A scene from “Frankenstein” (New Contents Company)
On the first Saturday of December, it was another full house for the musical “Frankenstein” at Shinhan Card Hall, a space dedicated to musicals within Blue Square. In its fourth run, the Korean original musical written, composed and produced by Korean creators, has attracted roughly 500,000 people since its 2014 premiere.
Among the theatergoers that day were several foreigners with limited understanding of Korean -- a newly dispatched US soldier and several English teachers, one of whom had traveled all the way from southern Daegu to see the show.
Christina MacIsaac, an English teacher living in Korea, gave Saturday’s performance a four out of five stars, saying that even though she didn’t understand many of the lyrics, she “enjoyed the dances, music and the use of lighting on the set.
“If you enter a show knowing that you won’t understand the language, you won’t be stuck trying to figure out the dialogue. Your focus can be on the dances, music, and artistic design of the show, which are beautiful art forms,” MacIsaac said after the show.
Similarly, Jessica Edwards, who has been living in Korea for 10 years and has watched more than two dozen musicals in Korean, gave the show 4 stars for very similar reasons. She knocked off that final star because of the show’s decision to frame Anri as a fighter and the historical inconsistency of the music and costumes.
Craft Tabhiha, another English teacher who traveled from Daegu, said she would give the full stars for the musical because the majority of the cast gave a performance that she could follow and enjoy even without understanding the words.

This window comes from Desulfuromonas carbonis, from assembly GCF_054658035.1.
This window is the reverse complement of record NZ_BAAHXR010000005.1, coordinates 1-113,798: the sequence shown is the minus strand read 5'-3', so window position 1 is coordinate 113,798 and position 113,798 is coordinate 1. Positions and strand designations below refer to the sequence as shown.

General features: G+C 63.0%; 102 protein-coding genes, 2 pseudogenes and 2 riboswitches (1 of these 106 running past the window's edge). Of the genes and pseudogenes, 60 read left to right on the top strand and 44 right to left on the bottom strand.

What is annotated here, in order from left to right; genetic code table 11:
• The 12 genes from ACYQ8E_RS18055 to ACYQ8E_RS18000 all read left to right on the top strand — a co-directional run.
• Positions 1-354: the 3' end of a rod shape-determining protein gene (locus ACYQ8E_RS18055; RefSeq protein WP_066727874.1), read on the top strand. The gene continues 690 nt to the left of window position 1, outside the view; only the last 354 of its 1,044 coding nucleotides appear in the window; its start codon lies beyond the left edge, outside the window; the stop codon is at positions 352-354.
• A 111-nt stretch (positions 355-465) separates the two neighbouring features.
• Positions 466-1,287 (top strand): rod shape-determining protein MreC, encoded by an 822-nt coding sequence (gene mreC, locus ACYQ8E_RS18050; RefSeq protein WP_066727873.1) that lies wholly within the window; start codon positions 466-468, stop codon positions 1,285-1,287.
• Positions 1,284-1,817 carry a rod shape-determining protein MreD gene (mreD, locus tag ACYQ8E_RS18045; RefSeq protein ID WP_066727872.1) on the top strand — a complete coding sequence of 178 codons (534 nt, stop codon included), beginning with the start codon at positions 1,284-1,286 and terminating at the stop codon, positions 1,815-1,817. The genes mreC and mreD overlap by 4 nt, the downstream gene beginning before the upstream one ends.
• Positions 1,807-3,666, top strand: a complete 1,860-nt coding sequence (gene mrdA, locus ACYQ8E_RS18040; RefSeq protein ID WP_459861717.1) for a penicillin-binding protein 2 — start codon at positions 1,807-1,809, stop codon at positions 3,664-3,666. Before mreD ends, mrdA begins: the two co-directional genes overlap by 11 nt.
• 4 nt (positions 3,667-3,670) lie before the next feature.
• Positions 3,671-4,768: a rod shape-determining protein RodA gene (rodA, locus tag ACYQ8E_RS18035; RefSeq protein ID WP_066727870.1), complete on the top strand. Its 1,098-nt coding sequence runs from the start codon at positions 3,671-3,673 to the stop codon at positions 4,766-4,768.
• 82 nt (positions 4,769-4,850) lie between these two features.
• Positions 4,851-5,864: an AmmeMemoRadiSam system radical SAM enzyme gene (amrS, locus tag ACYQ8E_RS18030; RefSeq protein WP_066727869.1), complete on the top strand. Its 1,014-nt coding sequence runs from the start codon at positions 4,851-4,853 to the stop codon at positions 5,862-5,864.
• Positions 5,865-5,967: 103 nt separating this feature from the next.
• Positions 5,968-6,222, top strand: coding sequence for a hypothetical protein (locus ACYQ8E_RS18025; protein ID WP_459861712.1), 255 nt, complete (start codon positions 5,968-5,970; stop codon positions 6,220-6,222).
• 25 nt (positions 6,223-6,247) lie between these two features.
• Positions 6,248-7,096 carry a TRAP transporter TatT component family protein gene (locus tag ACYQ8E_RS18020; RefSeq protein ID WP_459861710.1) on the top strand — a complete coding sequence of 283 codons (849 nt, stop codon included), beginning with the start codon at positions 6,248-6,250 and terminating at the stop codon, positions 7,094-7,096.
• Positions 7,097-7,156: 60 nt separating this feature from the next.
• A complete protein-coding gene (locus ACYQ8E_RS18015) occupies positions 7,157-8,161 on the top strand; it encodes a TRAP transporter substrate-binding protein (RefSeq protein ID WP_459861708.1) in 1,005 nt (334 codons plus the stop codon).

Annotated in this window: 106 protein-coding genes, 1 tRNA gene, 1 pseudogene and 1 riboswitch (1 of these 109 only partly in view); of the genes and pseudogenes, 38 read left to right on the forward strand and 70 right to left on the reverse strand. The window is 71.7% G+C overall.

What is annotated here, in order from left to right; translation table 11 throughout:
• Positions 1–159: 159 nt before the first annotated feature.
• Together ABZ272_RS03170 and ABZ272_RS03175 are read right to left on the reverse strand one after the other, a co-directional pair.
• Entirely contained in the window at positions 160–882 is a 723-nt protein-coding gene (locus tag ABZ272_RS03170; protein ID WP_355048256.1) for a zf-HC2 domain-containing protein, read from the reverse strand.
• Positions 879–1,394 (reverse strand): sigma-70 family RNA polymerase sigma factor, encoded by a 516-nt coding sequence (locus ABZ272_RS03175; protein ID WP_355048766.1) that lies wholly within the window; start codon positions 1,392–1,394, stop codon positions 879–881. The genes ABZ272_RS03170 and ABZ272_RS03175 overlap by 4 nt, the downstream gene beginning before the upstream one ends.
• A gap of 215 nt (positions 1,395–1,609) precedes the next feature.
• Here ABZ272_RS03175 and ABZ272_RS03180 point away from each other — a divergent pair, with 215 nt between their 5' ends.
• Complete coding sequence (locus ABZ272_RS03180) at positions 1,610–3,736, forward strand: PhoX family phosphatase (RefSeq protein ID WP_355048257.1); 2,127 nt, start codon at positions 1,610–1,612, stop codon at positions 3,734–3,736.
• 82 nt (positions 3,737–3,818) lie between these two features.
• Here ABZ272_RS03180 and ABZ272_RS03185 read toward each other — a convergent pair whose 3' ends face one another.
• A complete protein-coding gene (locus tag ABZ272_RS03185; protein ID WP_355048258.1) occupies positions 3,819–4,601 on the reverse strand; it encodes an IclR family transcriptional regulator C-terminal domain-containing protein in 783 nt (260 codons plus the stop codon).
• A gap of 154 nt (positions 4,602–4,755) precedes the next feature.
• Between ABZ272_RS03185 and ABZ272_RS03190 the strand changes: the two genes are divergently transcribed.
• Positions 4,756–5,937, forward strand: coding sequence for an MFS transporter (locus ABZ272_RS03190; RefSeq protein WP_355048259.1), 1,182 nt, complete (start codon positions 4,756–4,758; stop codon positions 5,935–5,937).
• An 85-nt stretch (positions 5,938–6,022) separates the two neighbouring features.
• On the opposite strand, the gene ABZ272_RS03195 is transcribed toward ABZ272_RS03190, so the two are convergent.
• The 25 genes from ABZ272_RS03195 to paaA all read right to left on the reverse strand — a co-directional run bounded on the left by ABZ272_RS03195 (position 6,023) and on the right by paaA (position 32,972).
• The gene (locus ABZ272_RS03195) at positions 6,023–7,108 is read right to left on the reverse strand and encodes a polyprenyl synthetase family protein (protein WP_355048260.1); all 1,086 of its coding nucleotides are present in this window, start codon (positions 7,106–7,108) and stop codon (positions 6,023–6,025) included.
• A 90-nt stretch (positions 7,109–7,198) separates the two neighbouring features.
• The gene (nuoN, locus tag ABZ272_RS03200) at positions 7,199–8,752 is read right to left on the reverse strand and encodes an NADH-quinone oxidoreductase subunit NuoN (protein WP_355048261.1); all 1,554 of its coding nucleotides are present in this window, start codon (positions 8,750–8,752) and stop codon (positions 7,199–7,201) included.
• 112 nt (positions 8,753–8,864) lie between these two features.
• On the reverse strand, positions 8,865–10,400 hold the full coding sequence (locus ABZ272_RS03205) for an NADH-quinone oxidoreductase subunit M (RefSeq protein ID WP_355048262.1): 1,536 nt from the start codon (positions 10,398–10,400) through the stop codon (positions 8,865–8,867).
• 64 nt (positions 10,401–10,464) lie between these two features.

“Frankenstein” takes its inspiration from the 1818 novel of the same name, written by English author Mary Shelley. The musical deviates from the novel’s narrative, however, with the introduction of a twist in the second act, which appeared to confuse many of the non-Korean audience members.
Even so, Lynn, a US military personnel who wished to be identified by her first name only, said the superb singing and dancing of the performers had held her interest. Lynn added that an understanding of the plot of this original production helped her to better enjoy the show.
The last scene of muscial "Frankenstein" (New Contents Company)
Edwards and Tabhiha were both drawn to the show because of the main actor -- Jung Taek-woon, better known as Leo of boyband VIXX, who appeared as Anri in the show. Edwards admitted that she probably wouldn’t watch a musical that didn’t feature a well-known idol.
It’s no exaggeration to say that one of this show’s primary lures is its headlining K-pop idols, a tactic that has been used by musical productions aiming at commercial success. The growing popularity of K-pop stars appearing on musicals led international fans to the musical theaters in South Korea.
“Even though the number of foreign audiences fell this year due to the COVID-19, the third run (in 2018) saw a rise in the number of global audience,” an official from the production company, New Contents Company, told The Korea Herald.
The official added that audiences from other Asian countries, Japan and China in particular, where people share many cultural similarities, can be drawn to original productions, like “Frankenstein,” which are created in South Korea and also exported to Japan.
The musical has racked up multiple awards, including This Year’s Musical award at the 2014 The Musical Awards, and signing overseas licensing agreement in Japan in 2017.
“Frankenstein” features Min Woo-hyuk, Jeon Dong-suk and Kyuhyun playing Victor Frankenstein, and Park Eun-tae, Kai and Jung Taek-woon playing Anri. The show runs through Feb. 20, 2022.